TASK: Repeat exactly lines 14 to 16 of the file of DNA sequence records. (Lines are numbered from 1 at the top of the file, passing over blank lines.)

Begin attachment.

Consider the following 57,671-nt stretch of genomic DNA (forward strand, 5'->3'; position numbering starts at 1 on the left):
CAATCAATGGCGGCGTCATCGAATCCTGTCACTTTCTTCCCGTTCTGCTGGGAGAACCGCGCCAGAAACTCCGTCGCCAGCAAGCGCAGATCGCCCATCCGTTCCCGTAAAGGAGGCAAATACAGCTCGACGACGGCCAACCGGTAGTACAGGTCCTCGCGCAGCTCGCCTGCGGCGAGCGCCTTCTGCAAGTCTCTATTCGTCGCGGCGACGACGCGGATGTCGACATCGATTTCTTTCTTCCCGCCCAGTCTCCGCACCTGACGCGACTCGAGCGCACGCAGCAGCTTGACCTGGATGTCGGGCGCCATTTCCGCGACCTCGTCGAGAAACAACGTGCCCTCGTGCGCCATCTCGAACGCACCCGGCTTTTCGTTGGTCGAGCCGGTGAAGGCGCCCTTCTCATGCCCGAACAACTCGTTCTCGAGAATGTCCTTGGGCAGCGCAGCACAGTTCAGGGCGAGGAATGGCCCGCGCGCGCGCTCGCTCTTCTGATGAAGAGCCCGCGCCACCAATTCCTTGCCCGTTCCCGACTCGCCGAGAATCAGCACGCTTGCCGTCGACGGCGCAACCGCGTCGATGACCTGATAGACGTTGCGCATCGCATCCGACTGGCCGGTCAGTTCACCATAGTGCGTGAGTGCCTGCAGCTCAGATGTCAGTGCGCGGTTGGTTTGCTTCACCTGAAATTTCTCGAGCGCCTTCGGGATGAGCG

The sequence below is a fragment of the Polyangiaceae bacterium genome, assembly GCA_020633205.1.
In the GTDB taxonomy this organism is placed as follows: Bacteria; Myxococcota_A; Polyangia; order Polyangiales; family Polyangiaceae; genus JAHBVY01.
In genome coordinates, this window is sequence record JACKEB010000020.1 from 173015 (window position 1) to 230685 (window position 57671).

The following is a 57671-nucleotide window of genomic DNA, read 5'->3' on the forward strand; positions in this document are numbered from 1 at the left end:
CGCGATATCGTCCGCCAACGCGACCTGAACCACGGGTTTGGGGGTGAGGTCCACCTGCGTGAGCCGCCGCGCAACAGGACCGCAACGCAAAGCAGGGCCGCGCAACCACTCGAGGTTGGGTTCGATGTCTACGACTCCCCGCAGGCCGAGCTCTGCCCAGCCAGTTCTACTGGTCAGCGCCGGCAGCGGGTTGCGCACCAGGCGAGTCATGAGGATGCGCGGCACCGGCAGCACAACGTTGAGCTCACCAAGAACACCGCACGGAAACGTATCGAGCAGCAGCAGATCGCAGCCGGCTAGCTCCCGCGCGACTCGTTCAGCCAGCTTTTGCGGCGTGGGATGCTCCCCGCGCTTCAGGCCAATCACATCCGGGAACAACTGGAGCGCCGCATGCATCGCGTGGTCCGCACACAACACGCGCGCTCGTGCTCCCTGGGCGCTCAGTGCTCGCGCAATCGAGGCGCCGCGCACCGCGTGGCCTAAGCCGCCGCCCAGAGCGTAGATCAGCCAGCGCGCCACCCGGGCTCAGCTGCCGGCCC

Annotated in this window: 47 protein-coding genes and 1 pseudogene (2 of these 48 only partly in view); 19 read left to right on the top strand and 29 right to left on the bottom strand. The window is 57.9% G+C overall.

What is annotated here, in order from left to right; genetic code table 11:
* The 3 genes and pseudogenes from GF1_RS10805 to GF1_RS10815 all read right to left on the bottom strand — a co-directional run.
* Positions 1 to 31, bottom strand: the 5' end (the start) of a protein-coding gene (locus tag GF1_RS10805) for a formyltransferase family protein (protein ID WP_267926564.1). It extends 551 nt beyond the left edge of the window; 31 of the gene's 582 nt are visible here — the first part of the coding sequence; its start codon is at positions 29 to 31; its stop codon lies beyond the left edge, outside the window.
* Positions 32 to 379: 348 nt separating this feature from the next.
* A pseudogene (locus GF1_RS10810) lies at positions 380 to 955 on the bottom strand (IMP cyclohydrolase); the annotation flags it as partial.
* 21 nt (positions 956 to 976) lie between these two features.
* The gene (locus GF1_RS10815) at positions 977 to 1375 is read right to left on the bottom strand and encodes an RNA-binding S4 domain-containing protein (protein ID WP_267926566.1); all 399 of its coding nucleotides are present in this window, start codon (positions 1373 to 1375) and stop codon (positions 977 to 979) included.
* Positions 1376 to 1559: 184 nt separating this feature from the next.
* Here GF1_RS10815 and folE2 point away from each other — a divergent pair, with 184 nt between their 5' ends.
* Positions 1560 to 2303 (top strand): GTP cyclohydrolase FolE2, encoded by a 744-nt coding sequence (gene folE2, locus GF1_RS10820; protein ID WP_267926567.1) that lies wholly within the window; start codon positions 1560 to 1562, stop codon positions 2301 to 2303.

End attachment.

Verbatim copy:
* 21 nt (positions 956 to 976) lie between these two features.
* The gene (locus GF1_RS10815) at positions 977 to 1375 is read right to left on the bottom strand and encodes an RNA-binding S4 domain-containing protein (protein ID WP_267926566.1); all 399 of its coding nucleotides are present in this window, start codon (positions 1373 to 1375) and stop codon (positions 977 to 979) included.
* Positions 1376 to 1559: 184 nt separating this feature from the next.